• Searching for new possibilities with respect to products/services, processes, or markets
  • Evaluating diverse options with respect to product/services, processes, or markets
  • Focusing on strong renewal of products/services or processes
  • Activities of which the associated yields or costs are currently unclear
  • Activities requiring quite some adaptability of you
  • Activities requiring you to learn new skills or knowledge
  • Activities that are not (yet) clearly existing company policy

To measure exploitation-related behaviors, we asked:

To what extent did you engage in work-related activities in the past year that can be characterized as the following:

  • Activities in which you personally accumulated a lot of experience
  • Activities which you carried out as if they were routine
  • Activities which served existing (or internal) customers with existing services/products
  • Activities for which it is clear to you how to conduct them
  • Activities primarily focused on achieving short-term goals
  • Activities which you can properly conduct by using your present knowledge
  • Activities which clearly fit into existing company policy

Respondents were asked to capture the degree to which they agreed with each of the above statements on a Likert-style scale between 1 (“very little extent”) and 5 (“very large extent”). The results of the seven questions for each mode were added together into two cumulative variables: “exploration” and “exploitation.”

Highlights of Results

Table 3.1

Table 3.1 shows that higher-level managers are slightly more inclined than lower-ranking employees to engage in the exploration kinds of activities that underpin technological innovation. Table 3.2 presents a group-by-group comparison of each group within the population of respondents for Exploration scores and confirms that these differences were statistically significant.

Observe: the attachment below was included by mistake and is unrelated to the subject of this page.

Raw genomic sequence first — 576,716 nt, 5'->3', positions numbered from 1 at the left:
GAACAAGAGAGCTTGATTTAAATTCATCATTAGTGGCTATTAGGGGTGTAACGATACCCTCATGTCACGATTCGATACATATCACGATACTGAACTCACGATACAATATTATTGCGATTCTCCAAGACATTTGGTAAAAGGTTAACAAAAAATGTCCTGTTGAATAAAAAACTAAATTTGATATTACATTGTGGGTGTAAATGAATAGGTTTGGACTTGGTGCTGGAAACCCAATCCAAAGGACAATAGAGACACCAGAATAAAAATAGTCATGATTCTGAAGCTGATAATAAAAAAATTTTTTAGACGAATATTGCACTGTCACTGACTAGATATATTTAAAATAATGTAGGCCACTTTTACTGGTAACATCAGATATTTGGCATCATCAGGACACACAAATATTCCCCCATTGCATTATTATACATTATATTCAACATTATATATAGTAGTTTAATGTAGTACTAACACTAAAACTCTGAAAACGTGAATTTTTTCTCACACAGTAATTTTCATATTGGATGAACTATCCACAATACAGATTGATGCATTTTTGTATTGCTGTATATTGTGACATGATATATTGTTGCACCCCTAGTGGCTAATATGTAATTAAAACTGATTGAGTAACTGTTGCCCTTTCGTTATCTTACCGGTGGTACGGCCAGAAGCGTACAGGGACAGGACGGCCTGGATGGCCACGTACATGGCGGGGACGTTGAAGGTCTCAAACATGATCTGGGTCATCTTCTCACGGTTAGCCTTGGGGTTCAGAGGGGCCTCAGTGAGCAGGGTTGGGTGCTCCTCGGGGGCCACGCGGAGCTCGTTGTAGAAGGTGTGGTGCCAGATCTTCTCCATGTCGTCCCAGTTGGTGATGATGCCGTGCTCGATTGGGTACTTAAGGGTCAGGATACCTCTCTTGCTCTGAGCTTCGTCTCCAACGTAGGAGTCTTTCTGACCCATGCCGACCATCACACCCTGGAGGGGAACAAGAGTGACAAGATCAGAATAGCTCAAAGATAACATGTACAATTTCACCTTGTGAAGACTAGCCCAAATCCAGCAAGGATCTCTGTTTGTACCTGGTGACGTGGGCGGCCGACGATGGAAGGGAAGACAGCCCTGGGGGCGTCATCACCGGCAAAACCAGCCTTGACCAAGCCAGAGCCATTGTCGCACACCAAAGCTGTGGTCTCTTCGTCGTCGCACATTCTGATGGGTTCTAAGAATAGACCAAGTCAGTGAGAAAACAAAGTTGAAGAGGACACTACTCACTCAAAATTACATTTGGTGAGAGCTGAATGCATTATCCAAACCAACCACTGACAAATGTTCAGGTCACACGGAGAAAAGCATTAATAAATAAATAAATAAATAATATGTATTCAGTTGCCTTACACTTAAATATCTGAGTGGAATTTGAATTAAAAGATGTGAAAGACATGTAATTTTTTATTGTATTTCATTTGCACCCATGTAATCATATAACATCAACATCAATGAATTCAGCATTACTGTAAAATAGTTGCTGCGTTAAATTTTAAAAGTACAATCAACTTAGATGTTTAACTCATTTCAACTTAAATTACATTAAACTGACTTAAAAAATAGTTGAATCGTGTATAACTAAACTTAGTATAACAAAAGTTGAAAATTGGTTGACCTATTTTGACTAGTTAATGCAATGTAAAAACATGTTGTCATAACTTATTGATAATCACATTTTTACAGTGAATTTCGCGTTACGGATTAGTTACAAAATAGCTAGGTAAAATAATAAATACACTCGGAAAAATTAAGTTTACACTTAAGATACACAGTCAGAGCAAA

Table 3.2

Tables 4.1 and 4.2 show a few interesting relationships with regards to job functions. Perhaps not surprisingly, respondents in R&D positions exhibited more exploration kinds of behaviors while having lower scores for exploitation. Even though the differences were statistically significant for both behavior types, it is worth noting that the differences were not especially pronounced. This suggests that the industry’s R&D community, who are often charged with serving as agents of technological change within the sector, often behave in a manner that is noticeably less risk-averse than the rest of the sector—but not much more than that.

Table 4

Table 5 shows that people who work for smaller companies tend to exhibit slightly higher levels of exploration kinds of behaviors than do people who work in larger organizations.

Table 5
Table 6

Table 6 shows that age did not play a materially important role in respondent’s exploration-related activities. The results for the exploitation part of this question were not statistically significant, and therefore do not provide reliable evidence in either direction.

Tables 7.1 and 7.2 show that people with graduate degrees have slightly higher levels of engagement in exploration kinds of activities than people who do not have them.

Table 7

Table 8 suggests a slightly higher amount of engagement in exploration-related activities by people who grew up in Indonesia, Norway, and Russia. Conversely, people whose formative years were spent in Brazil and Venezuela reported that they were less involved in those kinds of activities.

Table 8
Table 9

As shown in Table 9, a similar pattern emerges when looking at the headquarters of respondents’ employing companies. Here, too, participants from companies based in Brazil and Venezuela reported that they are less involved with exploration kinds of activities. Interestingly, however, respondents from companies headquartered in nearby Mexico indicated a slightly higher-than-average amount of exploration in their jobs.

Table 10